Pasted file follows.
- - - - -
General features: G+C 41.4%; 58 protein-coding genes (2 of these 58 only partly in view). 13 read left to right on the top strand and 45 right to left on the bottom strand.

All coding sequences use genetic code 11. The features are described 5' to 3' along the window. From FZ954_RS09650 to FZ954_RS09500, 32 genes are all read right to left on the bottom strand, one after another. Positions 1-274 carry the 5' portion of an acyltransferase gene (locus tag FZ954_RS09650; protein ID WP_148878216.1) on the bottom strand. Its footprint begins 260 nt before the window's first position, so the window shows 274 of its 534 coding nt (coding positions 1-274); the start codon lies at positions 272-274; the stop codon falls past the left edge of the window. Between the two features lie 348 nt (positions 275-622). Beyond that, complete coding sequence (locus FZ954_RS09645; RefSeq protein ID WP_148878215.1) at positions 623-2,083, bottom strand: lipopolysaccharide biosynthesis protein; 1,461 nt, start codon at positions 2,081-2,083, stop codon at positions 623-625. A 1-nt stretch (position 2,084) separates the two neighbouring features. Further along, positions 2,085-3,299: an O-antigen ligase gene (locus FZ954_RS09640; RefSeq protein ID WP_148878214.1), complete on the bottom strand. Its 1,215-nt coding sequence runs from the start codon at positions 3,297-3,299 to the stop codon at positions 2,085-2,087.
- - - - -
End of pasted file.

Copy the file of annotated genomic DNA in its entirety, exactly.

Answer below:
General features: G+C 41.4%; 58 protein-coding genes (2 of these 58 only partly in view). 13 read left to right on the top strand and 45 right to left on the bottom strand.

All coding sequences use genetic code 11. The features are described 5' to 3' along the window. From FZ954_RS09650 to FZ954_RS09500, 32 genes are all read right to left on the bottom strand, one after another. Positions 1-274 carry the 5' portion of an acyltransferase gene (locus tag FZ954_RS09650; protein ID WP_148878216.1) on the bottom strand. Its footprint begins 260 nt before the window's first position, so the window shows 274 of its 534 coding nt (coding positions 1-274); the start codon lies at positions 272-274; the stop codon falls past the left edge of the window. Between the two features lie 348 nt (positions 275-622). Beyond that, complete coding sequence (locus FZ954_RS09645; RefSeq protein ID WP_148878215.1) at positions 623-2,083, bottom strand: lipopolysaccharide biosynthesis protein; 1,461 nt, start codon at positions 2,081-2,083, stop codon at positions 623-625. A 1-nt stretch (position 2,084) separates the two neighbouring features. Further along, positions 2,085-3,299: an O-antigen ligase gene (locus FZ954_RS09640; RefSeq protein ID WP_148878214.1), complete on the bottom strand. Its 1,215-nt coding sequence runs from the start codon at positions 3,297-3,299 to the stop codon at positions 2,085-2,087.